Perhaps the most surprising aspect of the album, however, is its cohesive sound, despite being recorded over the course of three years at different studios in a variety of recording formats. “I started out on 16 track 2-inch and did a lot of the basic tracks,” he recalled. “Then I made slave tapes, putting drums and bass down to two tracks of a MCI JH16 track 2 inch at 30 ips, since it would be easier for me to overdub at 30 getting in and out. I did that on about half the record and then the machines broke down.”
The result was that his ever-evolving studio suddenly began accumulating gear at a ever-quickening pace. First, Owsley’s tape machines were replaced with an Otari Radar II (“It’s incredible and it has never ever blinked”) and later, a Digidesign Pro Tools rig.
Then came a new console: “I was talking with Richard Dodd, who’s an awesome mixer, and I said, ‘Man, I just cannot find a console under 50 grand that is great.’ He goes, ‘Dude, the Soundcraft 1600 is the most unsung hero; I mixed Tom Petty’s ‘Mary Jane’s Last Dance’ on one. It’s discreet, it’s old, brown and ugly, the EQ sounds like the Lord–and you can probably get one for $2,500.’ I found one up at Odyssey Pro Sound in New England, flew up, rented a van, loaded this big console in the back, and drove it back down to Tennessee; it was fun as hell.”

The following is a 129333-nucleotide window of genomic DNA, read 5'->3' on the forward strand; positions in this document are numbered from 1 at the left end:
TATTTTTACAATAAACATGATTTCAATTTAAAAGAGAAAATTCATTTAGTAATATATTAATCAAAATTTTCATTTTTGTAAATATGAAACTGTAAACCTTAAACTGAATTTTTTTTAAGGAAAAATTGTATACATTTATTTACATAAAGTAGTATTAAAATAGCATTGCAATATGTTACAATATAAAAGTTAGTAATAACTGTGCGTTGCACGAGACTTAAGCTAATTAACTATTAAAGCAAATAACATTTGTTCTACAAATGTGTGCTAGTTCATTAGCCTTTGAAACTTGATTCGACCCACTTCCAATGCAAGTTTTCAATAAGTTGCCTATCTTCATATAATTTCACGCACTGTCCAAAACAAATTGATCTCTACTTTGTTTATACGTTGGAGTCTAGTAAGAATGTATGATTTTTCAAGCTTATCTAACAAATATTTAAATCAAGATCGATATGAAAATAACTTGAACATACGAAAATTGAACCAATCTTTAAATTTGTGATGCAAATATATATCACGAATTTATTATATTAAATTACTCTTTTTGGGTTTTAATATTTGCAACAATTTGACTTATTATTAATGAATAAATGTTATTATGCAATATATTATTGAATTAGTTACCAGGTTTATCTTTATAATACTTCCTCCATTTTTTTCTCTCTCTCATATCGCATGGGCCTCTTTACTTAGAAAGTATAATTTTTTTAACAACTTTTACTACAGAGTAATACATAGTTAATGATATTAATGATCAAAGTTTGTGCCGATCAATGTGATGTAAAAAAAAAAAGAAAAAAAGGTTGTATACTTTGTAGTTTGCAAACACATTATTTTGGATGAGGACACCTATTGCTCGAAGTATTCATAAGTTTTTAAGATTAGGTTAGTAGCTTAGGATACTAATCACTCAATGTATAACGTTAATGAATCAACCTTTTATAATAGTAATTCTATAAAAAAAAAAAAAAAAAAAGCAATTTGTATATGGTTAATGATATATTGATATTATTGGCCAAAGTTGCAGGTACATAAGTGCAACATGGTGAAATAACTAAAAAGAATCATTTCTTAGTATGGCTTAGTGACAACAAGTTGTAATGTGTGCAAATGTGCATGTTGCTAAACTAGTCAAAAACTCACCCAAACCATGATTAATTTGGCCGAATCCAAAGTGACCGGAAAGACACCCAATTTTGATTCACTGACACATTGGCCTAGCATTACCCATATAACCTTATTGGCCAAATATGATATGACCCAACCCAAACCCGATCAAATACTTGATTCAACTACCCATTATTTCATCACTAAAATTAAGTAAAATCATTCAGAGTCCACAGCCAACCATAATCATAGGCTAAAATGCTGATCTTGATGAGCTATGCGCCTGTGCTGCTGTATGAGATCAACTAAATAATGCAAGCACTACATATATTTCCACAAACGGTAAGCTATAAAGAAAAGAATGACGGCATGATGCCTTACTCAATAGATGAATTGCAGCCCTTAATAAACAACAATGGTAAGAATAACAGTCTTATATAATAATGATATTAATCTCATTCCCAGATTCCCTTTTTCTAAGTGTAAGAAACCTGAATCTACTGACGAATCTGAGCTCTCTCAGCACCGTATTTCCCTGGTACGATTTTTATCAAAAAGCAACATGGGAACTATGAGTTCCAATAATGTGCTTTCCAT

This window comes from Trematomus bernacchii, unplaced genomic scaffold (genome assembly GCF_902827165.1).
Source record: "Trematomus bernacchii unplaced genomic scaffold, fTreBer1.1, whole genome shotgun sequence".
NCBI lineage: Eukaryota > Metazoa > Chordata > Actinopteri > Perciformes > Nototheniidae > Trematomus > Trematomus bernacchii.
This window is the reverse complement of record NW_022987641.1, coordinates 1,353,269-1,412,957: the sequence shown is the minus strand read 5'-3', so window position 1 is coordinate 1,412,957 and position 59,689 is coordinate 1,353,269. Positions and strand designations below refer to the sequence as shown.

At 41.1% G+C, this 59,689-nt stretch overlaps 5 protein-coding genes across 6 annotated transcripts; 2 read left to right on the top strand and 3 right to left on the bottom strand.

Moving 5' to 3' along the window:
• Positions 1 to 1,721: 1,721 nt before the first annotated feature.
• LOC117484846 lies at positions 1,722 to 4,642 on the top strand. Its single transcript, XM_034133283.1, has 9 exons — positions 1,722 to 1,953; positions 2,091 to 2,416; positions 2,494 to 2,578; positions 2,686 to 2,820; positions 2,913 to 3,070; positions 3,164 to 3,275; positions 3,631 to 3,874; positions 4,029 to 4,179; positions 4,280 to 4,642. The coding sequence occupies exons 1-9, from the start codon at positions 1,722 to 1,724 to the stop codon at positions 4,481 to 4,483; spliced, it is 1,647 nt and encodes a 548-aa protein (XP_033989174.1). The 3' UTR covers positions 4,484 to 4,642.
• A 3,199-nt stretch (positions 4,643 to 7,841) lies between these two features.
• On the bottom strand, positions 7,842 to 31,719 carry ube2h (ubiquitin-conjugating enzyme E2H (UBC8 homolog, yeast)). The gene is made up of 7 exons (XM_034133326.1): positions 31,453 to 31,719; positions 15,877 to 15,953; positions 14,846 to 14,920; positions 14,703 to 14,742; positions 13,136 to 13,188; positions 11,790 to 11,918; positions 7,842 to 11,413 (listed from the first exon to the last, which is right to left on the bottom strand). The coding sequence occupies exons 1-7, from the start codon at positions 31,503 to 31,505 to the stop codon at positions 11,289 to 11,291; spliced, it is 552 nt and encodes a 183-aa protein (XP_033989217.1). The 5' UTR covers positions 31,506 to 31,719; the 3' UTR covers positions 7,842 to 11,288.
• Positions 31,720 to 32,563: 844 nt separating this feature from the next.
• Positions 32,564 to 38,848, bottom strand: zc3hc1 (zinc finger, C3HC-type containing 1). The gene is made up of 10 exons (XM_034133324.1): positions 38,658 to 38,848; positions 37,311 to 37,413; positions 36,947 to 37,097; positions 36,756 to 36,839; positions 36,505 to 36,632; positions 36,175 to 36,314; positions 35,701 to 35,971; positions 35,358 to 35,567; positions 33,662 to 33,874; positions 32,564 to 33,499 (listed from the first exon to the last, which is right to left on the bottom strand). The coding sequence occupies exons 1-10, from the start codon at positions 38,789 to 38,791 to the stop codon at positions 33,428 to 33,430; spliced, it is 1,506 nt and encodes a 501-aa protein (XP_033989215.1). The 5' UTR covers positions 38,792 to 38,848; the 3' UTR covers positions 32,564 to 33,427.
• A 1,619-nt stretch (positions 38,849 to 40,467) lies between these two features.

While much of the album was done in Owsley’s home studio, a move to a new house necessitated the creation of a new facility in his basement, which was designed by studio vet Chris Huston and built by Tri Star Contracting Company. Since creativity waits for no man, however, tracks were recorded in the meantime around Nashville, including “Rise,” which went from drums to mix in a hectic 24 hours at Emerald Tracking Room. “We never left until I was falling asleep at the console at 7 AM,” said Owsley with a chuckle. “There’s something really great about going all the way through a song in a period like that versus stretching it out over days. You don’t lose that center of gravity about what you’re going for.”
Other songs were recorded at Sound Kitchen, and also at The Bennett House in Franklin, TN (including the first single, “Be With You”), where Paul David Hager mixed the album.
Now with his home studio together, Owsley finds he’s writing and recording simultaneously. “When I’m in that moment, I just can’t help it,” he said. “When I’m writing, I’m sitting there thinking about what the kick drum pattern’s going to be. I think my whole life I’ve been an engineer/producer. I’ve done both and so now I don’t know how to make demos. I only know how to do the best I can. I can’t operate like, ‘OK, this is going to be a four-track bullshit recording.’ I need to make it sound great, because I want to blow people’s doors off. When I send songs to a record company, I’m not only selling my songs, I’m selling my engineering and my production–and in this day and age, you can’t send in crap.”
With his sparkling album now comprised of just a few of the 30-plus songs he recorded over three years, that philosophy has clearly paid off. For now, Owsley’s touring behind the CD is done between road trips playing guitar in Amy Grant’s band, but one suspects the hard way that he traveled along may be finally getting easier.